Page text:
Top Girls Still Living in a Man's World
Caryl Churchill's classic play revisits the choices a woman must make to succeed in a man's world.
The dinner party that opens Caryl Churchill's 1982 play Top Girls is one of the great celebrations of 20th-century theater, joined to the total disconnect of the two acts that follow. If the chronology is deliberately scrambled, the playwright's premise is not. Written in Margaret Thatcher-era England, Churchill exposed the perils of life for the girl/woman who succeeds in a man's world. The more things change in the 21st century, the more they stay the same.
A disparate cohort of women from the past — some literary or shrouded in myth, but all self-absorbed — have been summoned to congratulate Marlene (Carmen Zilles) on her promotion to managing director over the head of her boss at the firm where they work. The invited women include Isabella Bird (Paula Plum), a 19th-century Scottish traveler, and Lady Nijo (Vanessa Kai), the 13th-century concubine to the Emperor who later became a nun; Dull Gret (Carmen M. Herlihy), a courageous, aggressive figure from folklore painted by Pieter Bruegel; Patient Griselda (Elia Monte-Brown), a character invented by Chaucer; and the legendary Pope Joan (Sophia Ramos), the 9th-century woman who passed as a man. Dressed in pageant-like, elaborate costumes designed by Linda Cho, a member of the all-female creative team for the Huntington Theatre revival that includes director Liesl Tommy, the characters relate their stories, often interrupting each other to hog center stage. Any idea of empathy or sisterhood is quickly dispelled.
Act 2 changes tone to the British "kitchen sink" style of realistic drama, albeit with experimental, shocking twists. The act takes place in Marlene's sister Joyce's backyard, where Joyce's 16-year-old daughter Angie (Herlihy again) is playing with her only friend, the 12-year-old Kit (Kiara Pichardo). Angie is mentally challenged, socially insecure, hates her mother, and harbors dreams of running away. The action then shifts to Marlene's upscale office, where she and her tone-deaf coworkers interview prospective employees, often in an unsympathetic and condescending manner. Angie appears at the office and announces she has come to stay with her beloved Auntie Marlene, whom she believes will change her life.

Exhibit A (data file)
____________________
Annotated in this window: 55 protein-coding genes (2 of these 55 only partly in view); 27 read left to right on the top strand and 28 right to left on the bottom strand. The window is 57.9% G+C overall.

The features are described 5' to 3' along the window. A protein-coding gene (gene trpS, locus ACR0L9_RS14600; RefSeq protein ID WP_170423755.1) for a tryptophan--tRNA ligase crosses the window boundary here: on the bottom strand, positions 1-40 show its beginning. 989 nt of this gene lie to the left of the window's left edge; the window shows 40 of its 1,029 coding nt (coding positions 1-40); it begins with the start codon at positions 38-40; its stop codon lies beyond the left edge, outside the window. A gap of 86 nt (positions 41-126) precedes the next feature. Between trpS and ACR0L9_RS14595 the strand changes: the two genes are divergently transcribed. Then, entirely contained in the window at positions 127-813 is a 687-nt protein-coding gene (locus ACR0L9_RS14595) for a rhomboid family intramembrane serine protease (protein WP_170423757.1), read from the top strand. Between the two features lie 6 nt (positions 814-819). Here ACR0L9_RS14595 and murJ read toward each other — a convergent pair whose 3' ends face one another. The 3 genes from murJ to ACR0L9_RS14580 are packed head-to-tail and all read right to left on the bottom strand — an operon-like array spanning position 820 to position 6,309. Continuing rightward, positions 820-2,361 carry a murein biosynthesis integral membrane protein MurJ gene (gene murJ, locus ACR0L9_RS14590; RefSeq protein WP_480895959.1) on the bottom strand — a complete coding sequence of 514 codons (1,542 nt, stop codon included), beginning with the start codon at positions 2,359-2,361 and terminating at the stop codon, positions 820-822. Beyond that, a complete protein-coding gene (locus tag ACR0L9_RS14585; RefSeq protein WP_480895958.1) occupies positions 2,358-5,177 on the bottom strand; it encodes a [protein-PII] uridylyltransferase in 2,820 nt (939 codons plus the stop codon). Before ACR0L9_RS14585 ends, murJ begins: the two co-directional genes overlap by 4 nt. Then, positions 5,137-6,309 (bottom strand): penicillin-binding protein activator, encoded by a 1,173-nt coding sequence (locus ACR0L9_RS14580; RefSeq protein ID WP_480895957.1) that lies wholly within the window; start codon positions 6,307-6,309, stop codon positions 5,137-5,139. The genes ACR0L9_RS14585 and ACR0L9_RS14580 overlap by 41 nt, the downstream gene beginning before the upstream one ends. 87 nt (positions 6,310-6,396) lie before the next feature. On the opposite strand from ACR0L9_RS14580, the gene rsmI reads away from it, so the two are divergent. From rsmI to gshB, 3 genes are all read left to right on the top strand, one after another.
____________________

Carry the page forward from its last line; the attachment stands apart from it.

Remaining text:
The final act travels backward a year in time, when Marlene has returned home to visit Joyce (Ramos) and Angie. Secrets are spilled, along with tears and recriminations, making plain the class difference between Marlene and her sister, who is an impoverished single mother. Marlene swallows guilt with her tea while Joyce, as family caregiver, tastes only bitterness.
Tommy has chosen a diversified group of actors to give a truer picture of what life looks like in today's world. Zilles plays only one role — the tough, hard-drinking Marlene — but the rest of the actors adroitly change between multiple characters. Plum transforms from the assured 19th-century woman of privilege to a repressed burnout seeking a job where she'll be appreciated for doing a man's work. Monte-Brown, guilelessly painting a horrifying picture of Griselda, the obedient wife forced by society to accept the unacceptable, turns into the cynical Nell. Kai casts off the lovely concubine for the sophisticated Win. But it is Herlihy as the war-like lump of a woman, Dull Gret, becoming the needy, hopeless Angie, who steals the show.
In the end, Churchill's play is as engrossing to consider after the lights dim as it is to watch, especially in recognizing the darkness of the never-changing theme. Churchill observed that a woman cannot have it all, no matter how many top girls take the place of top men.